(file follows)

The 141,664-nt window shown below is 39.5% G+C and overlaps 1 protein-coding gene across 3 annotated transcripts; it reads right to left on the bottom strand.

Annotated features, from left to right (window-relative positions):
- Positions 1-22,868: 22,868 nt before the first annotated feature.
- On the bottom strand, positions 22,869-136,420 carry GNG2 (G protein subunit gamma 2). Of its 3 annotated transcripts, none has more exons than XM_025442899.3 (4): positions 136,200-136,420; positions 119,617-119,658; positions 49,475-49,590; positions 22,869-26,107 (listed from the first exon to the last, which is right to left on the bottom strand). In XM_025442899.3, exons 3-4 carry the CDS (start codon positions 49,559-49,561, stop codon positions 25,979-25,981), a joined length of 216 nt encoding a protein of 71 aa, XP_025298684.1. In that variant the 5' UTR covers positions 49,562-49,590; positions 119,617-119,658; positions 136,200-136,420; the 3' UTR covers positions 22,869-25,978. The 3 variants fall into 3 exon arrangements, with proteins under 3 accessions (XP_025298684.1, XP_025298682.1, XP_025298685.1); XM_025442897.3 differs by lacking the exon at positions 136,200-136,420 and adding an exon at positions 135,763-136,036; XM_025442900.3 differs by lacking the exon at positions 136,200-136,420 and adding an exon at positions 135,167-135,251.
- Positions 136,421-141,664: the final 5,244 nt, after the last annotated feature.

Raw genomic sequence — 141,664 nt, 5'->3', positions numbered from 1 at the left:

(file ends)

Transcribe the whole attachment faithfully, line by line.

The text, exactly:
The 141,664-nt window shown below is 39.5% G+C and overlaps 1 protein-coding gene across 3 annotated transcripts; it reads right to left on the bottom strand.

Annotated features, from left to right (window-relative positions):
- Positions 1-22,868: 22,868 nt before the first annotated feature.
- On the bottom strand, positions 22,869-136,420 carry GNG2 (G protein subunit gamma 2). Of its 3 annotated transcripts, none has more exons than XM_025442899.3 (4): positions 136,200-136,420; positions 119,617-119,658; positions 49,475-49,590; positions 22,869-26,107 (listed from the first exon to the last, which is right to left on the bottom strand). In XM_025442899.3, exons 3-4 carry the CDS (start codon positions 49,559-49,561, stop codon positions 25,979-25,981), a joined length of 216 nt encoding a protein of 71 aa, XP_025298684.1. In that variant the 5' UTR covers positions 49,562-49,590; positions 119,617-119,658; positions 136,200-136,420; the 3' UTR covers positions 22,869-25,978. The 3 variants fall into 3 exon arrangements, with proteins under 3 accessions (XP_025298684.1, XP_025298682.1, XP_025298685.1); XM_025442897.3 differs by lacking the exon at positions 136,200-136,420 and adding an exon at positions 135,763-136,036; XM_025442900.3 differs by lacking the exon at positions 136,200-136,420 and adding an exon at positions 135,167-135,251.
- Positions 136,421-141,664: the final 5,244 nt, after the last annotated feature.

Raw genomic sequence — 141,664 nt, 5'->3', positions numbered from 1 at the left: